Spring officially starts on March 20, and many people have already begun, or are at least thinking about beginning, spring cleaning. While it’s not exactly the most fun part of spring, it does feel good to shed clutter and get organized.
Tailored Living is all about helping people get organized and STAY organized with personalized systems that are tailored to the individual, family or home. We’ve done a lot of blogging about getting organized. What we haven’t talked much about is what to do with all of that STUFF that you don’t need anymore once you’ve taken the time to re-organize. We thought it would be helpful to provide our readers with a list of places and resources in Vancouver, Greater Vancouver and the Fraser Valley that accept recyclable household items. We know that once you spring clean, you’ll have things to get rid of. Making the effort to properly dispose of these things benefits the planet and sometimes it even benefits local charities and organizations in the way of cash donations.
Where to Donate or Recycle Clothing & Textiles
Value Village – multiple locations throughout Greater Vancouver. Accepts clothing, linens, housewares, home décor, books and furniture in usable condition.
Salvation Army Thrift Store – multiple locations throughout Greater Vancouver. Accepts clothing, linens, housewares, home décor and furniture in usable condition.
There are hundreds of other thrift stores throughout the lower mainland which are typically operated by community-based charities. Chances are good that there is at least one in your area, and many of them accept all of the things already mentioned.
Trans-Continental Textile Recycling Ltd. : Located in Surrey, this innovative company collects donated clothing, both wearable and unwearable. Nothing goes to waste, and a wide variety of charities benefit. All clothing is sorted into different categories. Wearable clothing in good condition is shipped to developing countries and distributed to people who need it. Clothing that is not in wearable condition is processed, usually according to the type of material it’s made of, and is sold to manufacturers who make it into new goods. The business employs 90-100 people and profits benefit numerous local charities, including Canuck Place Children’s Hospice, Vancouver Firefighters Charitable Society, the BC Centre for Ability and the Deaf Children’s Society of BC. Donate your old clothing and textiles by dropping it into one of Trans-Continental’s donation boxes (various locations throughout Greater Vancouver) or by contacting Trans-Continental directly.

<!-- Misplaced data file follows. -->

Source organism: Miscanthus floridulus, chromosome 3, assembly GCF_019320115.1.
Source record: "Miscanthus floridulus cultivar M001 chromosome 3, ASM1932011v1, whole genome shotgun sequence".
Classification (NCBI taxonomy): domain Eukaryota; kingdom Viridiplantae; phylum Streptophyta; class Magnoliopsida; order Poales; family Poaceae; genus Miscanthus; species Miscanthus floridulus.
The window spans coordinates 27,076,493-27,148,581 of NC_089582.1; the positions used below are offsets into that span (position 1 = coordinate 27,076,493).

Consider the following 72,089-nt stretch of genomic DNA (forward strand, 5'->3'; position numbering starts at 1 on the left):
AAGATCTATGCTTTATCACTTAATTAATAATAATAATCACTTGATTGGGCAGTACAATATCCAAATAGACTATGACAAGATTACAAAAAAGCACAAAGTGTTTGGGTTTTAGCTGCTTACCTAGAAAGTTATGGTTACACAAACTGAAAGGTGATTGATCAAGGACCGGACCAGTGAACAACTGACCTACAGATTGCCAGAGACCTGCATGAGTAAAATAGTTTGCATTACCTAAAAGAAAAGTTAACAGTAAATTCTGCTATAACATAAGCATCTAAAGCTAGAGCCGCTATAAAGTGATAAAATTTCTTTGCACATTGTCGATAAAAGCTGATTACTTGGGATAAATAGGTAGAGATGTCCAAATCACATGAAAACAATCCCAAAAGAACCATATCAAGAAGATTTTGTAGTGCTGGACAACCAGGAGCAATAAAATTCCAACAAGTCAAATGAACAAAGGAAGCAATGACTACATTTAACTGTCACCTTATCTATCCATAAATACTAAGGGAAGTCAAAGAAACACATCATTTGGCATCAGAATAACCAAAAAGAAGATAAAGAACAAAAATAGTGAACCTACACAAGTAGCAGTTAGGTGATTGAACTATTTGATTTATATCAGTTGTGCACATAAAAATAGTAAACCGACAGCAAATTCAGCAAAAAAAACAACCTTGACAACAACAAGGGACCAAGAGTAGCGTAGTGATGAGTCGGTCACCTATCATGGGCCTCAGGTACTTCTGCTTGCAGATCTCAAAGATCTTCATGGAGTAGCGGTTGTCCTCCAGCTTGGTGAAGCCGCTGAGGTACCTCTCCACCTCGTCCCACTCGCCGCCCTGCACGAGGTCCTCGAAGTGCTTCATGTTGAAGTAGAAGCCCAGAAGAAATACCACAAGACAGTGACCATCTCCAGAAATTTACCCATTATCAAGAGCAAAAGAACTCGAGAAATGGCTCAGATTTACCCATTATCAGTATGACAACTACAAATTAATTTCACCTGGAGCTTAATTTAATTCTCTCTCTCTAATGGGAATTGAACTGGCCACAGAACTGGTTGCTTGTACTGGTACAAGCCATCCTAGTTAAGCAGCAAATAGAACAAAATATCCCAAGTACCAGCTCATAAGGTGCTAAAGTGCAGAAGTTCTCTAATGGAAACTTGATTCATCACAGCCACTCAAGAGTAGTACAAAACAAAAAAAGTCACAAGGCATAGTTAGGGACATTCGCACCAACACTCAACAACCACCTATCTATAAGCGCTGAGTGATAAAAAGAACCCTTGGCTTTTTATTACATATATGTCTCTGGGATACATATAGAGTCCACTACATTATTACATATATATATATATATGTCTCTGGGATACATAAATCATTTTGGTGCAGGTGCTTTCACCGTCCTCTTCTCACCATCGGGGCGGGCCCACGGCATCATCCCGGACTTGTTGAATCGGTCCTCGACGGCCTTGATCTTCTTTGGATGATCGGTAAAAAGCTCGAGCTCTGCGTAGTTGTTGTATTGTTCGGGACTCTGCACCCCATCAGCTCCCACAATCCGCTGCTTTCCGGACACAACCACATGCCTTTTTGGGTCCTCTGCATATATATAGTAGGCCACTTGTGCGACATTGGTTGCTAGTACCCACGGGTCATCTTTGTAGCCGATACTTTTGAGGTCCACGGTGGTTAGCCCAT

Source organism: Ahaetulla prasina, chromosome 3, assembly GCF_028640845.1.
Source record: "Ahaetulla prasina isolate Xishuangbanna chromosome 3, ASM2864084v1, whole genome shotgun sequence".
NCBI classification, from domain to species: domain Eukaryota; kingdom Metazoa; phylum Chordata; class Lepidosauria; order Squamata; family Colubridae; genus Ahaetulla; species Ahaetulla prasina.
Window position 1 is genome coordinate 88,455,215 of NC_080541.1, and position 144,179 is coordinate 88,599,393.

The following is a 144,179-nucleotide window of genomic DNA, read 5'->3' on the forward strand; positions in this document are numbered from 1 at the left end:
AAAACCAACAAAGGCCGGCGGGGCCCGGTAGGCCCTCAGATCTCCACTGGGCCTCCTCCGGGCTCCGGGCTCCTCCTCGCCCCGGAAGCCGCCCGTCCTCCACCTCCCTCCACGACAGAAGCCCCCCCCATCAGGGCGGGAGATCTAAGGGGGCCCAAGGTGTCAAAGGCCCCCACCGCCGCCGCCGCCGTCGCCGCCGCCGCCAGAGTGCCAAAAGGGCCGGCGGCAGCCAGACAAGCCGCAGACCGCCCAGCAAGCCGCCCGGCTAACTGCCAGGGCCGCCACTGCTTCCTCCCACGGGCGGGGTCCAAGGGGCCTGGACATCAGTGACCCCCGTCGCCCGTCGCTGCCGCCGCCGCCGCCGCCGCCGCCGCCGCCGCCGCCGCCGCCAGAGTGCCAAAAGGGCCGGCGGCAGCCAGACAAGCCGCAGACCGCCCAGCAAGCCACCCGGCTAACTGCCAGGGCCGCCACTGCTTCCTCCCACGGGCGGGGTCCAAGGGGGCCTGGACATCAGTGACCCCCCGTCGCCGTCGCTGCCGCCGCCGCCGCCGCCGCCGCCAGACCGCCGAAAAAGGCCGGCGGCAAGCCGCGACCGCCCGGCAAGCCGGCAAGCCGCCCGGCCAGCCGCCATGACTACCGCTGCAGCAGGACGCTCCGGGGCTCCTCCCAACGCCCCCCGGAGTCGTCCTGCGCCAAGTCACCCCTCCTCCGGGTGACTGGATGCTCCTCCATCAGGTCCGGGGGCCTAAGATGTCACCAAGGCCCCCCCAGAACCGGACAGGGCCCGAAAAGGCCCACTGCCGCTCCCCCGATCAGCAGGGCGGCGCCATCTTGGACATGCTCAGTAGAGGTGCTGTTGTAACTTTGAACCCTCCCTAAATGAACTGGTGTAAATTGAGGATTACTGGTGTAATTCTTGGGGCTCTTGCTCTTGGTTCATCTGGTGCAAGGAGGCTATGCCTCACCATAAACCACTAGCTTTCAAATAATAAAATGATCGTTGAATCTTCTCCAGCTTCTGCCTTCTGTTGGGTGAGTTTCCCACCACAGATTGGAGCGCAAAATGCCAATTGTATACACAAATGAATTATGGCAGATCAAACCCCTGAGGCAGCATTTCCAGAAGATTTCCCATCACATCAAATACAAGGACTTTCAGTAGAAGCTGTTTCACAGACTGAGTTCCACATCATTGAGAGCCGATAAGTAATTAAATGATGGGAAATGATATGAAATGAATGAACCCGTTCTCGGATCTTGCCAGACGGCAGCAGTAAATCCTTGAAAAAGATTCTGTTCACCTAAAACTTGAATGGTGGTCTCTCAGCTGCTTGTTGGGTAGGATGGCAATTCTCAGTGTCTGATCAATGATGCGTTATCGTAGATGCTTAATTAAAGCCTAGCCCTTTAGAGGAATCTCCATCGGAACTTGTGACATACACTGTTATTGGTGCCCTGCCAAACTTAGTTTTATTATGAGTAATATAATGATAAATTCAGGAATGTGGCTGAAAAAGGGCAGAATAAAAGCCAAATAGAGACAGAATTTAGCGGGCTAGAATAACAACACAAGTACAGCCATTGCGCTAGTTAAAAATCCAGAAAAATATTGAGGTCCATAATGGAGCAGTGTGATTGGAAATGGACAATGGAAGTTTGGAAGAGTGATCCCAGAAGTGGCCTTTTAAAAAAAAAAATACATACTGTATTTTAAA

Where to Recycle Used Motor Oil & Automotive Fluids
The BC Used Oil Management Association is a non-profit society that facilitates and encourages the recycling of used motor oil. It partners with businesses throughout Greater Vancouver who establish drop-off points for used motor oil in their shops. For a list of places to recycle motor oil near your own home, visit http://bcusedoil.com/.
Where to Recycle Batteries
Call 2 Recycle is BC’s official battery stewardship program. Visit www.call2recycle.ca/british-columbia/ to find out where in your area you can drop off any kind of household battery (no automotive batteries). Many automotive battery retailers and automotive shops accept used automotive batteries for recycling. You can also visit http://www.rcbc.ca/ and use the generator to find out where you can recycle automotive batteries in your area.
Where to Recycle Almost Anything
Regional Recycling Vancouver – Billed as your “one stop recycling shop.” Located in Vancouver, it accepts beverage containers, paper products & packaging, appliances, tools, equipment, scrap metal, paint, pesticides, fuel and most types of light bulbs (an official Light Recycle BC partner). For a comprehensive and detailed list of acceptable goods, visit the Regional Recycling Vancouver website.
For a comprehensive list of recyclers of all types of products close to your home, visit http://www.regeneration.ca/ or http://www.rcbc.ca/. You’ll find a handy little generator on the right of each of these sites’ home pages. Simply choose the kind of item you want to recycle from the drop-down menu and the city in which you live. You will be given a list of places near your home that accept the particular item you need to recycle. This includes all of the items already mentioned as well as items like appliances, old computers and electronics, paint, tires, building materials, thermostats, hazardous items, furniture and even vehicles.
What NOT to Recycle
Waste facilities in Greater Vancouver will not accept any items that are able to be recycled. This list grows and changes regularly as new recycling facilities are opened. If you have items that you’re not sure whether you can legally dispose of, visit http://www.metrovancouver.org/services/solid-waste/bylaws-regulations/banned-materials/Pages/default.aspx for a list of materials that are banned from local landfills. This list is updated whenever there are changes to regulations. If something is on this list, then there is a facility (or facilities) where it can be recycled.